Under section 19 of the Landlord and Tenant Act 1985, Landlords of long leasehold flats can only recover service charges to the extent that they are “reasonable”.
So when is a service charge “reasonable”?
In the recent case of Waaler v Hounslow LBC, the Court of Appeal provided some clarification.
It held that whether costs had been reasonably incurred was not simply a question of the landlord’s decision-making process: it was also a question of outcome.
When a Tribunal is asked to consider the reasonableness of service charges it should not impose its own decision; if a landlord chooses a course of action which leads to a reasonable outcome, the costs of pursuing that course will have been reasonably incurred even if there was another, cheaper, reasonable outcome.
The Court also held that the same legal test of what is reasonable applies to both repairs and improvements. However, there is a real difference between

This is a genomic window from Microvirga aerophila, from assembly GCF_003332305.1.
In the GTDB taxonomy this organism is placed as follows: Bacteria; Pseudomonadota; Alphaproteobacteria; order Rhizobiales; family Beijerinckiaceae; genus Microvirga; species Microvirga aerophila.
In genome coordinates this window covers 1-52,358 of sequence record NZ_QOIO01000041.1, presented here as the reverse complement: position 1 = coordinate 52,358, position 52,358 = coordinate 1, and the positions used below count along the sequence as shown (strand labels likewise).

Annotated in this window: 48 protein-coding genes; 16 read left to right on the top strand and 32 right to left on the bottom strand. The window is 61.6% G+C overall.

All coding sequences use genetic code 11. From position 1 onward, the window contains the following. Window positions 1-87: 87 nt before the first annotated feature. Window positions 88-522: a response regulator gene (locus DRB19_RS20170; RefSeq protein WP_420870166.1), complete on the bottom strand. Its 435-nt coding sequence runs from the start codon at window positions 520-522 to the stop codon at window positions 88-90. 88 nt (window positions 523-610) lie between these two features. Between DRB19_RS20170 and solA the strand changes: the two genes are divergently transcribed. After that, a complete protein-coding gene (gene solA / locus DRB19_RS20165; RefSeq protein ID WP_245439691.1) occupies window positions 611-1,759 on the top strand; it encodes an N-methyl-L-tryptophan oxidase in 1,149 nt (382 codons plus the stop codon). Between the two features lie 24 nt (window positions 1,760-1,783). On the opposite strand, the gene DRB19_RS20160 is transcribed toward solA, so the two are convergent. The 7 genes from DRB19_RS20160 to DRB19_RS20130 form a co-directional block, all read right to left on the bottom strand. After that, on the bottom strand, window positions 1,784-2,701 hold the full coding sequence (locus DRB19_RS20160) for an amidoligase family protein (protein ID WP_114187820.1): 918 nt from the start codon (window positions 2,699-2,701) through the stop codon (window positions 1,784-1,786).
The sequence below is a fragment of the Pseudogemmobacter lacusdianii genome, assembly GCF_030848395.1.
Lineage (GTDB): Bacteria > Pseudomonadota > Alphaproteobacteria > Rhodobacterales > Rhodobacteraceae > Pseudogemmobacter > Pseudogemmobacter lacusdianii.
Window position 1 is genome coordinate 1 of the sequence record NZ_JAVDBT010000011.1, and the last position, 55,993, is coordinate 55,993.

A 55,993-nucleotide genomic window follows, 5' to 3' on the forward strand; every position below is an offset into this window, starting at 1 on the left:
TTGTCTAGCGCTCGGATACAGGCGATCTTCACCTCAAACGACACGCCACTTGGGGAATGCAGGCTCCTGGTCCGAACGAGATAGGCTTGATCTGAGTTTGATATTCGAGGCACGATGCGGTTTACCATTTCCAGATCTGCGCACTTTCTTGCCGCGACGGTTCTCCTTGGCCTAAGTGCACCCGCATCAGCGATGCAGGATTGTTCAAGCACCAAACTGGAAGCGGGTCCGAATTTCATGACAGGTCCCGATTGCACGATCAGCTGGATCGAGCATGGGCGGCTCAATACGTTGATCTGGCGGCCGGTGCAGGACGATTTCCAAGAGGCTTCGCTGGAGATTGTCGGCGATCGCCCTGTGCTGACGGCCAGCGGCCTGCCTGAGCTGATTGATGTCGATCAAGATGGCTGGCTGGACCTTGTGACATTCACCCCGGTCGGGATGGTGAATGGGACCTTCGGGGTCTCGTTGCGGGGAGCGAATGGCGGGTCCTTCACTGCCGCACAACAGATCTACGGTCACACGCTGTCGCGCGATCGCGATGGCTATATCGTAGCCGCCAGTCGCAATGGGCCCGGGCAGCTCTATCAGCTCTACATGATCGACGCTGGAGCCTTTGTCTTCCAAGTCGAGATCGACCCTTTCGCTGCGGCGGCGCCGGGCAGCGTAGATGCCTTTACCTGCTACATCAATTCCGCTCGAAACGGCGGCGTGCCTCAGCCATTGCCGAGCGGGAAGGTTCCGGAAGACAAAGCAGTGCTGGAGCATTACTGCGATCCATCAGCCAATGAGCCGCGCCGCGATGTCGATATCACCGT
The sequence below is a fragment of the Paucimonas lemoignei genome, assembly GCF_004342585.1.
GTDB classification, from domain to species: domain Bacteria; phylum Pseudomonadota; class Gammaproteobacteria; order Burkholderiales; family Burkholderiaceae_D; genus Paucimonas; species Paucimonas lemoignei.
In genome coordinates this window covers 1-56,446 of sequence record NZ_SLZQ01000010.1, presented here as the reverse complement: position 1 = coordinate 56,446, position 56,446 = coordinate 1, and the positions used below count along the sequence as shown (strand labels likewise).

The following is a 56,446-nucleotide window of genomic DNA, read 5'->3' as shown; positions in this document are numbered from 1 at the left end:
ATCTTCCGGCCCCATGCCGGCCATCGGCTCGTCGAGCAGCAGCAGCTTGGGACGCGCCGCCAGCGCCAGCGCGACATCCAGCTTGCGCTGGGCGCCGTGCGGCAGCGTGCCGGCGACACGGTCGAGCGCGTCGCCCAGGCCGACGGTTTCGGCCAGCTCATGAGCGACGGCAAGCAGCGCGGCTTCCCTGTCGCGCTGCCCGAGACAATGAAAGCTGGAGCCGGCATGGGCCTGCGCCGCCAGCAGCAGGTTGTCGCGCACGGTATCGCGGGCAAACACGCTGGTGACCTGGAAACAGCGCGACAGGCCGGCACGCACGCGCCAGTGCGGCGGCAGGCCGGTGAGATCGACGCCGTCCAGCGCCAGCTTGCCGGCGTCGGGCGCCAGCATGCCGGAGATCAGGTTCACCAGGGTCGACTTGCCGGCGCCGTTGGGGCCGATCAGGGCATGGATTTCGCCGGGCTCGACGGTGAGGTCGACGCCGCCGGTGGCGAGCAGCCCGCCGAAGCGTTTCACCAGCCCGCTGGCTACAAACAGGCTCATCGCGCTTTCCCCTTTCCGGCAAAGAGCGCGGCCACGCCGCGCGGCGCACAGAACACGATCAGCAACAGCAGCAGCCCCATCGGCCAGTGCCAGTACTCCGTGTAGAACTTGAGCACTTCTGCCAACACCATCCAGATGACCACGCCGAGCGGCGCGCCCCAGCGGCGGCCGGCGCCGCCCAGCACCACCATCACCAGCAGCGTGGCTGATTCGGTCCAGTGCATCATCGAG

- works such as repairs which the landlord is obliged to carry out and, to some extent, can be anticipated by the tenant; and
- works which are optional, such as improvements.
Therefore, considerations that may determine that expenditure on repairs is reasonable may not apply when one has to consider whether improvements are reasonable.
Whilst this decision does not provide certainty as to what will be deemed reasonable in every case, landlords will welcome the Court’s view that there is more than one possible reasonable course of action and that it is for the landlord – rather than the Tribunal – to choose which reasonable course to pursue, even if it may not be the cheapest course of action.
If you would like further information on how this decision may affect you please contact Joshua Steinhaus – firstname.lastname@example.org or by telephone: 020 7408 8880.